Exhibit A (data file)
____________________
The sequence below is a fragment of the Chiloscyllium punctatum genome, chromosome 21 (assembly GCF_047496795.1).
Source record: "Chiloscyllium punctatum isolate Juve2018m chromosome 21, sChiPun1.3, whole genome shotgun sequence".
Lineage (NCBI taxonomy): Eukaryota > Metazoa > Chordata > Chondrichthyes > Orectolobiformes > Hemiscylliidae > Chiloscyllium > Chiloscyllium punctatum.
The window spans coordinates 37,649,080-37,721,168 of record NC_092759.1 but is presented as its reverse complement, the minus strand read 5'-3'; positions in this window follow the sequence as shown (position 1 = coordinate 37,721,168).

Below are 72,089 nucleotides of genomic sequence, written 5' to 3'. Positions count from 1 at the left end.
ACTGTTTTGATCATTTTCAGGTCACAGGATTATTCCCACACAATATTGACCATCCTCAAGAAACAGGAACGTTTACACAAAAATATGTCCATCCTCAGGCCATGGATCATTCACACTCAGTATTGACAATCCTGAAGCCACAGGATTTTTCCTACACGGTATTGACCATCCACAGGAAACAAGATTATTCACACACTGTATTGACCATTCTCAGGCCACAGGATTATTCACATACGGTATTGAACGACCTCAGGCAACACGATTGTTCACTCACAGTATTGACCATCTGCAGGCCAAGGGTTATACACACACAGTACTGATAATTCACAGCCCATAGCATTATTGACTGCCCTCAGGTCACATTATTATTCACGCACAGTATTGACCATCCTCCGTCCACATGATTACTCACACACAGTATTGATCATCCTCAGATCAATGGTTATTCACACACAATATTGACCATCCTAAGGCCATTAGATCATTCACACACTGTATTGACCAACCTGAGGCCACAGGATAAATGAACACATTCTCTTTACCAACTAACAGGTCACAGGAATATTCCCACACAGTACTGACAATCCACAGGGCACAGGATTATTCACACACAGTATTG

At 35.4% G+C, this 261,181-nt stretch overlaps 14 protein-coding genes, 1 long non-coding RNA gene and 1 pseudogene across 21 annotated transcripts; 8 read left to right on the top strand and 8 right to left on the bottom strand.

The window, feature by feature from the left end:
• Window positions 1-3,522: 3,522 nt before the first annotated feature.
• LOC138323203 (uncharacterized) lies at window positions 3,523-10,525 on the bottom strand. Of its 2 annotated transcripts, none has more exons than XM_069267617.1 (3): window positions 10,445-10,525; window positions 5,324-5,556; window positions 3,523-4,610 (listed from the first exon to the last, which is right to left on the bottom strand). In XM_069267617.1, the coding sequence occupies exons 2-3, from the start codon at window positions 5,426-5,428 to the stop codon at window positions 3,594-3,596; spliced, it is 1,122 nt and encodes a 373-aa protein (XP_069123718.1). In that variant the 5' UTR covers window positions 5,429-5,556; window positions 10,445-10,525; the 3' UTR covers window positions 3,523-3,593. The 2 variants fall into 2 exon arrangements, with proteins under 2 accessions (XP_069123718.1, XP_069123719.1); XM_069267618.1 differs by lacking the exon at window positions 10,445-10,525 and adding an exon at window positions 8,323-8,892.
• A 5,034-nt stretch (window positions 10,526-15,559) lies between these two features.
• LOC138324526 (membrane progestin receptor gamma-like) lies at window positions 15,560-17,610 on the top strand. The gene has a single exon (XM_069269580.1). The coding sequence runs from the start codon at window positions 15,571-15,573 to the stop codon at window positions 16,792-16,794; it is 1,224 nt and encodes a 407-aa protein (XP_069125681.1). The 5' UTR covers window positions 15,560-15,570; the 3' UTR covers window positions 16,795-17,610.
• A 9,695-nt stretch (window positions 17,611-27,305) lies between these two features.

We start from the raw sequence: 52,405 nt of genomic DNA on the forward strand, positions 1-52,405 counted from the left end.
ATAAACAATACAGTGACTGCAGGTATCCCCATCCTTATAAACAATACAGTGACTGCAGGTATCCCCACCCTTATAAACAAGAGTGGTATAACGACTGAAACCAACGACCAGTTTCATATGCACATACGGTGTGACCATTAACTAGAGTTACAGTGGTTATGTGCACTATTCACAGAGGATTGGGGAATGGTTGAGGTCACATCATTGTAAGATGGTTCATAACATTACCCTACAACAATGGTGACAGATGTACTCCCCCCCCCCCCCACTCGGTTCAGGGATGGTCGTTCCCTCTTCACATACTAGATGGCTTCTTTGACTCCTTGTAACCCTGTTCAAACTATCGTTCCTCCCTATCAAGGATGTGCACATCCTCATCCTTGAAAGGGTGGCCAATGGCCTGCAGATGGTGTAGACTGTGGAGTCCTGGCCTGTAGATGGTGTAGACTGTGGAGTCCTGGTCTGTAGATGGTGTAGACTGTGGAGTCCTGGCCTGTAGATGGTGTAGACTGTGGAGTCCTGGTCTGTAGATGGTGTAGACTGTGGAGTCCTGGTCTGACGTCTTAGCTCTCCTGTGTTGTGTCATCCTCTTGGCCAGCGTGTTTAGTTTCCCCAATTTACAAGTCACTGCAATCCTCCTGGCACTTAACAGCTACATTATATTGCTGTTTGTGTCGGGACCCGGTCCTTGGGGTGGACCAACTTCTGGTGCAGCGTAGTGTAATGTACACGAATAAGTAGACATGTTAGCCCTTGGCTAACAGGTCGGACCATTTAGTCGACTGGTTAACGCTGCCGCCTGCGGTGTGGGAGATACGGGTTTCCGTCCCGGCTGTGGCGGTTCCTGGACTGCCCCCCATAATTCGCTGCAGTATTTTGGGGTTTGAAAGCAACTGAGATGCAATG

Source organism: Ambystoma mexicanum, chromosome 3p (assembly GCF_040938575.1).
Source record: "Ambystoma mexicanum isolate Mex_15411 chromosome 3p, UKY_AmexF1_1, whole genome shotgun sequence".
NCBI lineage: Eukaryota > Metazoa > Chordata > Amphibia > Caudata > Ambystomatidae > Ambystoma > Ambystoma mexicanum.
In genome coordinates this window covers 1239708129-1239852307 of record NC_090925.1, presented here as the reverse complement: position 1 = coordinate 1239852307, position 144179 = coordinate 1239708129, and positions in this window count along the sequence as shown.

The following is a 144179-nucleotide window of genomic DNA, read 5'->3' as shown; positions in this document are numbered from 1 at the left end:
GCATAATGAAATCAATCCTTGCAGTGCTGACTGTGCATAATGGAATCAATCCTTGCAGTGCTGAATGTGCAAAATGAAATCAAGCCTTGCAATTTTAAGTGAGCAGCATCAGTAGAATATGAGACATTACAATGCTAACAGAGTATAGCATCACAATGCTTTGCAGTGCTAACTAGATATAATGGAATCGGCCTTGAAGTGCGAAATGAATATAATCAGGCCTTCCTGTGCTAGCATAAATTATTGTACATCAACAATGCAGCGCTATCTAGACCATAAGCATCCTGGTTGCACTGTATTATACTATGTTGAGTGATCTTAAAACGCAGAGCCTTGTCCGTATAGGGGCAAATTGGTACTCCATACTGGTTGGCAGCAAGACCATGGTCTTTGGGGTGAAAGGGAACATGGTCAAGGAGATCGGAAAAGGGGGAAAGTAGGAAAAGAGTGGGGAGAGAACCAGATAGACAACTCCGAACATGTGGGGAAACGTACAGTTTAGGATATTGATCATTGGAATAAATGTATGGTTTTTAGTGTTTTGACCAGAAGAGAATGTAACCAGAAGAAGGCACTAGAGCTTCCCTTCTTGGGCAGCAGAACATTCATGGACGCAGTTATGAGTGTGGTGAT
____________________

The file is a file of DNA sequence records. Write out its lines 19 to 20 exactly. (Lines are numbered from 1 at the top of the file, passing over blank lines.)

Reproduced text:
In genome coordinates this window covers 1239708129-1239852307 of record NC_090925.1, presented here as the reverse complement: position 1 = coordinate 1239852307, position 144179 = coordinate 1239708129, and positions in this window count along the sequence as shown.

The following is a 144179-nucleotide window of genomic DNA, read 5'->3' as shown; positions in this document are numbered from 1 at the left end: